Each fundraising business establishes the profit according to the products sold. Profits can range from 15 percent to 60 percent, according to volume and type of product. Selling 5,000 cases of cookie dough might yield 65 percent profit, for example, while selling 120 cases of cookie dough yields a 25 percent profit.
It is equally important to identify whether there is a charge for product shipping, promotional and ordering materials, and startup. A minimum order may be required, as may partial or complete payment when the order is placed.
Finally, give some thought to where and how the consumable products will be sold. Will the sales take place door-to-door or on tables set up in front of a busy shopping area? Clearly, sales of consumable products for fundraising require a significant amount of time, organization, and patience.
* Selling local products: It is possible to purchase products and crafts from local artisans within the country of outreach to sell in the United States. Before purchasing and shipping any quantity of these products, learn about customs and the taxing regulations of items brought into the United States.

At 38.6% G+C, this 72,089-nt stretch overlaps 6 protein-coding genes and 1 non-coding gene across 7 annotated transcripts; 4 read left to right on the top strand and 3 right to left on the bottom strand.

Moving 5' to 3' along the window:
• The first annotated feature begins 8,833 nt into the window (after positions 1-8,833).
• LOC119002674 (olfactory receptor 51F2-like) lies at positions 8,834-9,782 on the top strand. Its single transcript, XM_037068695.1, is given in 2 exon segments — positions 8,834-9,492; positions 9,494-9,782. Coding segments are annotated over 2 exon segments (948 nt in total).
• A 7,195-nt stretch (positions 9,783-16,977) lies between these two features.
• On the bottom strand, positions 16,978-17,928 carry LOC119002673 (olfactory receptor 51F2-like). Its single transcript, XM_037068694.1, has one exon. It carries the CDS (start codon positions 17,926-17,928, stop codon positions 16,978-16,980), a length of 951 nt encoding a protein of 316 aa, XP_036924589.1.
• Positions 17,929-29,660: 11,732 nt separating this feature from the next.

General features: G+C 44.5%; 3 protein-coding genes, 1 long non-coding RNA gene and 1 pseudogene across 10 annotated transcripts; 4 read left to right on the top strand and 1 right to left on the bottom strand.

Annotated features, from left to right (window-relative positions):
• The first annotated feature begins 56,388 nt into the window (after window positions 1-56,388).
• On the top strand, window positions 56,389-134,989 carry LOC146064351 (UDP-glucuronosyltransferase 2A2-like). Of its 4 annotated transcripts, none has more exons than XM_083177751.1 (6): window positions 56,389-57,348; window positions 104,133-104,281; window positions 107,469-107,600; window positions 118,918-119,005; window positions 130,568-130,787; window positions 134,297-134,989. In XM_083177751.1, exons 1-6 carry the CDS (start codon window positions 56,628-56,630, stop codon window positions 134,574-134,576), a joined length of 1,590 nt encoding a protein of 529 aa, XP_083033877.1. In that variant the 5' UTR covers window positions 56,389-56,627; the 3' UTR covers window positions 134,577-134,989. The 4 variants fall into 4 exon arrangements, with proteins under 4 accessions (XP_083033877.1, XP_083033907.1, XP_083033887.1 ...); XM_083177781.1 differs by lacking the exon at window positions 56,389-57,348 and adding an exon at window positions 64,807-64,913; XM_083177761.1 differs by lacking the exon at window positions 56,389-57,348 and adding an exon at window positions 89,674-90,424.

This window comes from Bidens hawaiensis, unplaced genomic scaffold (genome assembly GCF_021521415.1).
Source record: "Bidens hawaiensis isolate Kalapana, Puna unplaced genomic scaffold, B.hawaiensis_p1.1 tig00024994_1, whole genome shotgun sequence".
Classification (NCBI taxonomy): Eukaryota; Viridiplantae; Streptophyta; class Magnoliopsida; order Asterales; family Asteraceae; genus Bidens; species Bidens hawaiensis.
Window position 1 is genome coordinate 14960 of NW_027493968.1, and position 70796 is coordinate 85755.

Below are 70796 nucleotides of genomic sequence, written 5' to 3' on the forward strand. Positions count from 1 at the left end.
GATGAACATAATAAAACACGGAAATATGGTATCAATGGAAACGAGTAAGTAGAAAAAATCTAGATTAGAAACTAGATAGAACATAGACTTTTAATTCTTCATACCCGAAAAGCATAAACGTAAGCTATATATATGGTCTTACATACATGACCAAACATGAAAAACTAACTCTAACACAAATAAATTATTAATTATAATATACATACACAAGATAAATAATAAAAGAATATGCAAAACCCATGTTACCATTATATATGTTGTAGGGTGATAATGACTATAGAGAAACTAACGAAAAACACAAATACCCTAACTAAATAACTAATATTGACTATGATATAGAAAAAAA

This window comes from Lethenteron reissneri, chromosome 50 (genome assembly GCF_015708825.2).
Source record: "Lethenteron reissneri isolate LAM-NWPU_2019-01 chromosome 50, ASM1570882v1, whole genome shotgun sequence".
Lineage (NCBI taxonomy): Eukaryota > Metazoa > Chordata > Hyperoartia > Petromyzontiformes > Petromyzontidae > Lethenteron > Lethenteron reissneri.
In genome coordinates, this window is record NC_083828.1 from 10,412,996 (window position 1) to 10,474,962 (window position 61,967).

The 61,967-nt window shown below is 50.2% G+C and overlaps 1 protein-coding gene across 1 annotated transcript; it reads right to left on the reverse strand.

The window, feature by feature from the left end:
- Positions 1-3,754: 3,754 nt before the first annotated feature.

This manner of fundraising poses some risk if none or few of the items are ultimately sold, but buyers may purchase these unique products more than familiar consumable products like cookie dough.
* Crowdfunding: This method asks groups of people (family, friends, neighbors, and strangers) to donate money for a cause or project through an online platform or an old-fashioned letter-writing campaign. One or two photos are usually shared with a brief story about the program to help donors better understand the importance of the program.
Online fundraising has ubiquitous and well established through sites such as GoFundMe, YouCaring, Pledgie, and Indegogo. These sites differ according to their surcharges, features, ease of navigation, and immediate availability of funds donated.
A letter-writing campaign is another method to consider. The letter sent to friends, family, and neighbors should be concise and direct about the purpose, amount needed, a deadline for donating, and where to send donations.
* Non-product fundraising: Many tangible consumable products can be sold, but some non-product fundraising ideas do not require shipping and minimum orders. Some of these include read-a-thons, raffles, walk-a-thons, silent auctions, concerts, or local restaurant partnerships.